Nicholls noted the current Green Energy Act would be scrapped if Brown is permitted to govern Ontario. “We're not against green (energy), but it's got to be affordable energy,” he said. “We know the cost for these industrial wind turbines and the price that people are paying to subsidize these industrial wind turbines, is driving the prices of hydro up.”
Chatham-Kent will see a concrete change if the Ontario Progressive Conservatives are given a mandate to lead after the June provincial election.
In a year-end interview, Chatham-Kent Essex MPP Rick Nicholls said a concrete median barrier would be built along Highway 401 through Chatham-Kent.
Nicholls said he has been told by PC party leader Patrick Brown that “a PC government will build the concrete barrier.”
The local MPP has been deeply involved in the citizen-driven ‘Build the Barrier’ campaign – to have a concrete median be installed between Chatham-Kent and London in light of some fatal cross median crashes earlier this year along that stretch of Highway 401.
The Ministry of Transportation’s office has indicated a high-tension cable barrier is being considered for that stretch of highway.
Nicholls said he asked the MTO if they could provide a comparison of the cost for one kilometre of concrete barrier versus one kilometre of high-tension cable.
“They couldn’t provide me with that.”
He also asked, when work was still being done on Highway 401 in the Tilbury area, if the contract could be opened to include concrete barriers.
Nicholls said he was told it could be done, but added, “the sad part is they did not open that up and now all the barriers are removed.”
Now that winter is here, Nicholls has particular concerns with the stretch of 401 from Queen’s Line to Highway 40 where there have been several incidents of tractor trailers spinning out through the median.
Meanwhile, Nicholls said he has also been working with Lambton-Kent-Middlesex MPP Monte McNaughton to address the issue of several water wells that have gone turbid in the former Chatham Township area since construction began on a wind turbine farm in the area.
Nicholls noted the current Green Energy Act would be scrapped if Brown is permitted to govern Ontario.
“We’re not against green (energy), but it’s got to be affordable energy,” he said.
“We know the cost for these industrial wind turbines and the price that people are paying to subsidize these industrial wind turbines, is driving the prices of hydro up.”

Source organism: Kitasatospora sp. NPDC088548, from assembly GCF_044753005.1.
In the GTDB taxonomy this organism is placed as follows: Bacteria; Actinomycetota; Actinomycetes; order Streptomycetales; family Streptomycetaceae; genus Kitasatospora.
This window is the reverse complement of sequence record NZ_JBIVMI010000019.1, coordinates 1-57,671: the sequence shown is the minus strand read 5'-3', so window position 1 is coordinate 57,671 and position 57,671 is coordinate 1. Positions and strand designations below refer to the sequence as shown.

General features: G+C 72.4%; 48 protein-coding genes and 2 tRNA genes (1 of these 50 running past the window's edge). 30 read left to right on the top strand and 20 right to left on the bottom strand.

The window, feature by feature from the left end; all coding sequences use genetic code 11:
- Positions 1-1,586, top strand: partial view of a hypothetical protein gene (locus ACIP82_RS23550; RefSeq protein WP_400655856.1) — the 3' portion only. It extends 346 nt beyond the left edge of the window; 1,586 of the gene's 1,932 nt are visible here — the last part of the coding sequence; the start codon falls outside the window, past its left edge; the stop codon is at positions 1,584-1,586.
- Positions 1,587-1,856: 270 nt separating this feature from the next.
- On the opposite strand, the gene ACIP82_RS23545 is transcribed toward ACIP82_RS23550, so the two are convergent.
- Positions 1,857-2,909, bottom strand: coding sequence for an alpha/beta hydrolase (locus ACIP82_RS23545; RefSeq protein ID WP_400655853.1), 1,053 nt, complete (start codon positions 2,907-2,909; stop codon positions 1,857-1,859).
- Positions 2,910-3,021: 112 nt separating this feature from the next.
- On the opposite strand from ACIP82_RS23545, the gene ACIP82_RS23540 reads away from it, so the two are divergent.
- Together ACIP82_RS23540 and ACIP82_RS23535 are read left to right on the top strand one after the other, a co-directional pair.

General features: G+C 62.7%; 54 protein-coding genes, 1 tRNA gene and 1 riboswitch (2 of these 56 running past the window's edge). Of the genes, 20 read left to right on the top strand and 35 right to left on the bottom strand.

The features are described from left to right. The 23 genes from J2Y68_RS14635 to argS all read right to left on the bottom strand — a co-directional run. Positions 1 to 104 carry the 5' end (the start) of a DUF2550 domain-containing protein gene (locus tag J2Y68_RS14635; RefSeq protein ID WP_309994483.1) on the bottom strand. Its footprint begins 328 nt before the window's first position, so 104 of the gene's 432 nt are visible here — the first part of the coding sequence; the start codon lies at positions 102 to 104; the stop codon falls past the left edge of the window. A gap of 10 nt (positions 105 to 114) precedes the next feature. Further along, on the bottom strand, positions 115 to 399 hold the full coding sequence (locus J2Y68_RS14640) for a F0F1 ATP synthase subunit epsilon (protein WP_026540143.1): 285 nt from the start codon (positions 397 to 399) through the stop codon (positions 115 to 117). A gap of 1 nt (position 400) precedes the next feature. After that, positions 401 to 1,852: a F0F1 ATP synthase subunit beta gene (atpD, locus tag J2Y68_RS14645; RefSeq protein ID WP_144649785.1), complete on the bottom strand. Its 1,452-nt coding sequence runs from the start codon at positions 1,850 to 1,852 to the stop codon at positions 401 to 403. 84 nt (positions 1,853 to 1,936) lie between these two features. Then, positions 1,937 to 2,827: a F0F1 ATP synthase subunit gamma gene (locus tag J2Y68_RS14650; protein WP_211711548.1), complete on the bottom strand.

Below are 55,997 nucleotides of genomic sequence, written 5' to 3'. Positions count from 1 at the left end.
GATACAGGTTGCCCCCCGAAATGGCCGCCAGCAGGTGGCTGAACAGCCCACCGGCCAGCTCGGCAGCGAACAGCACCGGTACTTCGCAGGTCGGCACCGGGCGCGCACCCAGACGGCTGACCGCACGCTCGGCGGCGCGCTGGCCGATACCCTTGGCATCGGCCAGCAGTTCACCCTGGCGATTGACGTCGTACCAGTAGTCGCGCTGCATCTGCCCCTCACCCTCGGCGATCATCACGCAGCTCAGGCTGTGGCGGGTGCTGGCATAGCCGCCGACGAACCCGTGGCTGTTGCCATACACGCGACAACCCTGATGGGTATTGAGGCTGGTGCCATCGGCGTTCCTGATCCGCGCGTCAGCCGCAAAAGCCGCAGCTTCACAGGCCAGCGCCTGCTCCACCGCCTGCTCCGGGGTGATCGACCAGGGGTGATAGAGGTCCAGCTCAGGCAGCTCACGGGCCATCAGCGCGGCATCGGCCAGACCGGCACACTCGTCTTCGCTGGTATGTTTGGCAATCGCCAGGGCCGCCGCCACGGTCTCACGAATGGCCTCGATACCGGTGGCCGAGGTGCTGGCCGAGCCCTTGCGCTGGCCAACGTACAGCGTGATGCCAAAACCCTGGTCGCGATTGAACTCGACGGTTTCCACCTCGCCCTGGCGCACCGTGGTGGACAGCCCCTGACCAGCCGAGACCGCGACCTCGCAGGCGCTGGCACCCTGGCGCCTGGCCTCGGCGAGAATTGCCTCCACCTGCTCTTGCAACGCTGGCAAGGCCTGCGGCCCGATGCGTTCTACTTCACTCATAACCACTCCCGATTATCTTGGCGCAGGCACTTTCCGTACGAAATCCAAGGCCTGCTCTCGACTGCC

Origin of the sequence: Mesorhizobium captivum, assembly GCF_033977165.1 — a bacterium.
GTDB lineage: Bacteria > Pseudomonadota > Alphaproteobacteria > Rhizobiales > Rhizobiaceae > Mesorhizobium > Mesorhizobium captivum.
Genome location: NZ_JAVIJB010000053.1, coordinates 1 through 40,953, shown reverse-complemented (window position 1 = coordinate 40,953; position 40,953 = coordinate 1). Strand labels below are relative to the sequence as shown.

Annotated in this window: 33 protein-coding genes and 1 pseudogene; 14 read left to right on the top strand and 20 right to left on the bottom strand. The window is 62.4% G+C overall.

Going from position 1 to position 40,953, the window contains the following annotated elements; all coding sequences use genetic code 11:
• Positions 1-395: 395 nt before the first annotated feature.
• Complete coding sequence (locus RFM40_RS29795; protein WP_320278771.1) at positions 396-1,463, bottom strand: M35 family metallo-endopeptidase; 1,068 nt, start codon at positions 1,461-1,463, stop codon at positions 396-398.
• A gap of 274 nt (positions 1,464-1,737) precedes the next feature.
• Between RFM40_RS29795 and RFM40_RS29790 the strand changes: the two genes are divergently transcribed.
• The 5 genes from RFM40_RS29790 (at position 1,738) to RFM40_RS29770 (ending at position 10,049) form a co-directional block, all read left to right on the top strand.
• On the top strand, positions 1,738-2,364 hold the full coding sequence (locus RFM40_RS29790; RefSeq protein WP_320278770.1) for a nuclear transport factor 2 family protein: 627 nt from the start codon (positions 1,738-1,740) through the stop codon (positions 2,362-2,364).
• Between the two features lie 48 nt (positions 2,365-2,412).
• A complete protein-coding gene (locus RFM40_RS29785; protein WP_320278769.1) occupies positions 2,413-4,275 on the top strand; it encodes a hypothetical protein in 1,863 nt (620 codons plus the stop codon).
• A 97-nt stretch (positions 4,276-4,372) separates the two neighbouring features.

The MPP said Ontario has among the highest energy costs, which is putting a financial strain on many businesses and residents.
The PCs have looked at the numbers, and Nicholls said in addition to the 25 per cent reduction offered by the Liberal government, “we will actually lower energy costs by additional 12 per cent.”
He said this will be done through efficiencies and looking at the various contracts that municipalities and the Liberal government have signed with wind turbine companies, to find loopholes.
When it comes to lowering the cost of government, Nicholls said the PCs are looking to find “two pennies on every dollar spent, in efficiencies.”
Some people may see that as cutting services, but Nicholls said, “no it’s not. We’re going to find better ways of doing things, to streamline, to make it more efficient without cutting.”
He added any surplus at the end of the year will go directly to start paying down the debt, which now amounts to just under $330 billion.
“We do not have a revenue problem in this province, we have a spending problem,” Nicholls said.
Asked if PC measures to streamline and find efficiencies will cause people to compare it to the former Mike Harris government, Nicholls said: “They can point to the Mike Harris days and we can point to the Bob Rae days and we can point to the Dalton McGuinty days. How far back do people want to go?”
Nicholls predicts when the Ontario Legislature resumes sitting in February, the Liberals will introduce a provincial budget that will be the basis of its election platform.
“My concern and my advice to the public, to my constituents and to Ontarians, is don’t be fooled by this budget.”
Nicholls points to 2003 and 2007 as two occasions when former Premier Dalton McGuinty promised to not raise taxes, but then did.
[rest of article available at source]
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